PHOENIX — A recently FDA-approved device is proving to be a promising method for detecting neuropathy in patients with diabetes. The non-invasive Sudoscan test, which measures sweat glands in order to detect levels of neuropathy, can be performed in the clinical setting and completed within just a few minutes with no special patient or equipment preparation, according to data presented here at the AACE Annual Scientific and Clinical Congress.
According to Aaron I. Vinik, MD, PhD, professor of medicine and director of research at the neuroendocrine unit at Eastern Virginia Medical School, there are 96,000 amputations that occur every year as a result of neuropathy. Overall, “there is an 11-fold increase in fall and fracture rate. In patients over the age of 65 with a combination of diabetes and aging, there’s a 15-fold increase in falling and fracture. The problem is the physicians aren’t examining patients [for neuropathy]. Even if they do, they aren’t giving proper advice,” Vinik said during a press conference.
Aaron I. Vinik
According to abstract data, patients with diabetes and neuropathy demonstrated significantly poor electrochemical skin conductance (ESC) compared with patients without neuropathy (56.3 vs. 75.9, P<.005 for feet; 51.9 vs. 67.5, P<.005 for hands).
Those with painful neuropathy displayed significantly worse ESC of their feet compared with patients without painful neuropathy (52.8 vs. 68, P<.05), Vinik said.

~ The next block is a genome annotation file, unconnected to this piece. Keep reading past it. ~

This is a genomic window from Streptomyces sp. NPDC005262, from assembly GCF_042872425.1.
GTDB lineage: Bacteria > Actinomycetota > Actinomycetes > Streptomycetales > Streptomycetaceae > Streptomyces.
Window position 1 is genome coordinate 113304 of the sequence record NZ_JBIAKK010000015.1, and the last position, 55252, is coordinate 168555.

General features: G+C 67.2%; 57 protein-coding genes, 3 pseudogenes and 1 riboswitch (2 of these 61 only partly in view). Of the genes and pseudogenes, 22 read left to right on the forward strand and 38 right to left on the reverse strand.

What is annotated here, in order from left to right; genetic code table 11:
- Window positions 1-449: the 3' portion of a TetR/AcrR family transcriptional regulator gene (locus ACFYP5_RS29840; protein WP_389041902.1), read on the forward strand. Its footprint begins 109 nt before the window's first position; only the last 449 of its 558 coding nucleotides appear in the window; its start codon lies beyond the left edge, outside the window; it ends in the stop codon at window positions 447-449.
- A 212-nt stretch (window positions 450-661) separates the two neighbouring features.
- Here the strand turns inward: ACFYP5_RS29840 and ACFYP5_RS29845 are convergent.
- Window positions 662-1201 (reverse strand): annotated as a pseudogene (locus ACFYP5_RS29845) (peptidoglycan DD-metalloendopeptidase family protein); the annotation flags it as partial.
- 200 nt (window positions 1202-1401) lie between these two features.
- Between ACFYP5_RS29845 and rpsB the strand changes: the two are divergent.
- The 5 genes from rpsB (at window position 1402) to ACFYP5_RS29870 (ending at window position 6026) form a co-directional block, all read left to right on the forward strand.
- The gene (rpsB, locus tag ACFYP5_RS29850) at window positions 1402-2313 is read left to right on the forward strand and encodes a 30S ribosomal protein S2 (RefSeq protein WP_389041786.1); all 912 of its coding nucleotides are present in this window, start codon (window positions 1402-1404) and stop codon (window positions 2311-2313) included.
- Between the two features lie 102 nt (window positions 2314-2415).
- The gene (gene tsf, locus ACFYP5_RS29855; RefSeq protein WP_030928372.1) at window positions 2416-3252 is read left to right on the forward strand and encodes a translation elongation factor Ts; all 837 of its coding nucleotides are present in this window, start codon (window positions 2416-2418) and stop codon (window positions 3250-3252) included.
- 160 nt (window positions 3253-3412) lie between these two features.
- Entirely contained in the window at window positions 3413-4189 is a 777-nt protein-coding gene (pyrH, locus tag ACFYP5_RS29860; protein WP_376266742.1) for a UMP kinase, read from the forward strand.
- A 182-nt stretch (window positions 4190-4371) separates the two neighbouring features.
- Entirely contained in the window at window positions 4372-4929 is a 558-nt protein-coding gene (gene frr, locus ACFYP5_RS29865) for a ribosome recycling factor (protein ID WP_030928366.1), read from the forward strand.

Moreover, patients with abnormal ESC levels in their hands and feet displayed significantly poor Neuropathy Impairment Score in the Lower Limbs (NIS-LL) scores (7 vs. 2.8, P<.0001 for feet; 5.7 vs. 2.6, P<.005 for hands), according to data.
Further data indicate ROC curve analysis displayed an area under the curve of 0.8563 for feet and 0.8775 for hands ESC (P<.0001) with sensitivity of 78% and specificity of 92% for feet. The NIS-LL total score also showed an AUC of 0.8429 with sensibility of 76% and specificity of 86%.
Vinik also reported that 112 healthy controls before and after VO2max testing measured excellent test and retest reliability for the feet (P<.0001).
He suggests larger studies, including different age groups and ethnic populations to confirm the findings as well as interventional studies to assess the utility of this tool as an objective measure of small fiber neuropathy and peripheral autonomic dysfunction.
Whether the potential applications are screening for early diagnosis of diabetic neuropathy or assessing response of different therapeutic interventions on diabetes subjects, “Sudoscan may become an invaluable tool for today’s clinicians,” Vinik said. – by Samantha Costa
For more information:
Vinik AI. Abstract #276. Presented at: the AACE Annual Scientific and Clinical Congress; May 1-5, 2013; Phoenix.
Disclosure: Vinik received funding for a study on Sudoscan from Impeto Medical.